First, I need to make myself available for support to my students, even though my oldest students this year are only in eighth grade. Especially in a village, where everyone knows one another and one another's parents, kids don't have a person to turn to when they have a question about sex and relationships. Can you imagine being 14 and asking one of your teachers about sex? It's hard enough in America, let alone in a village where your teachers grew up with your parents and in a country where any talk about sex and condoms is taboo. In this sense, Peace Corps volunteers are one of the best resources for this kind of talk. We are strangers in the village, so our loyalty lies with the kids, not the kids' parents. We come from a culture where these topics are discussed relatively freely and where students are informed about these things starting in middle school, or even younger. We might also appear safer for the kids, since after we leave in two years, no one in the village will know what the kid's question or situation was.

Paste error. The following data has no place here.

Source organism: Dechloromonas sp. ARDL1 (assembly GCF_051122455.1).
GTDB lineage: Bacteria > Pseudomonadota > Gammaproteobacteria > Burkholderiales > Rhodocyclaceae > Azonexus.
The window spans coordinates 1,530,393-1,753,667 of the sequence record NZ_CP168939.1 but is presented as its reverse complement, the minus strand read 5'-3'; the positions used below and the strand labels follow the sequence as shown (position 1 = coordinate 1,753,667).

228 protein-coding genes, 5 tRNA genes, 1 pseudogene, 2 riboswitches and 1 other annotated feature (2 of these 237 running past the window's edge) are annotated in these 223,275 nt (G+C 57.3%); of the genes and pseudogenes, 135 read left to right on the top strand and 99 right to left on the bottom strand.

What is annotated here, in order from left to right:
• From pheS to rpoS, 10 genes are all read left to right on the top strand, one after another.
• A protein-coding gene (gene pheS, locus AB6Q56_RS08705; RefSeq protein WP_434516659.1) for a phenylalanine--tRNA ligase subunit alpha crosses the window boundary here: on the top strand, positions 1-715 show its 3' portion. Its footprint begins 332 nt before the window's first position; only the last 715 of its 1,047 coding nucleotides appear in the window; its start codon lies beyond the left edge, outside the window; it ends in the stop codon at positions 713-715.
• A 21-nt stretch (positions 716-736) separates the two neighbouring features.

But merely keeping an open door is not enough, as I realized today. I want to organize some sort of health seminar with the school's life skills teacher discussing the physical and emotional consequences of having sex at an early age, especially unprotected sex. Hopefully, Doamna Larisa will be willing to work with me on this; maybe I can pay her in the poker lessons she wanted.

Situations like that of this ninth grade girl do not go away by ignoring them. They need to be discussed, and today I realized that I need to break the ice.


At 12:07 AM, Blogger Charles Myers said...

I remember the concert we went to (multiband loud concert at San Jose State with Green Day, No Doubt, etc.) where they were handing out condoms to everyone who entered the arena with an anti-AIDS message. And the main use of them seemed to be to blow them up as balloons. And this was nine years ago (and Peter was in 8th grade). Your story makes me appreciate what we have here in America.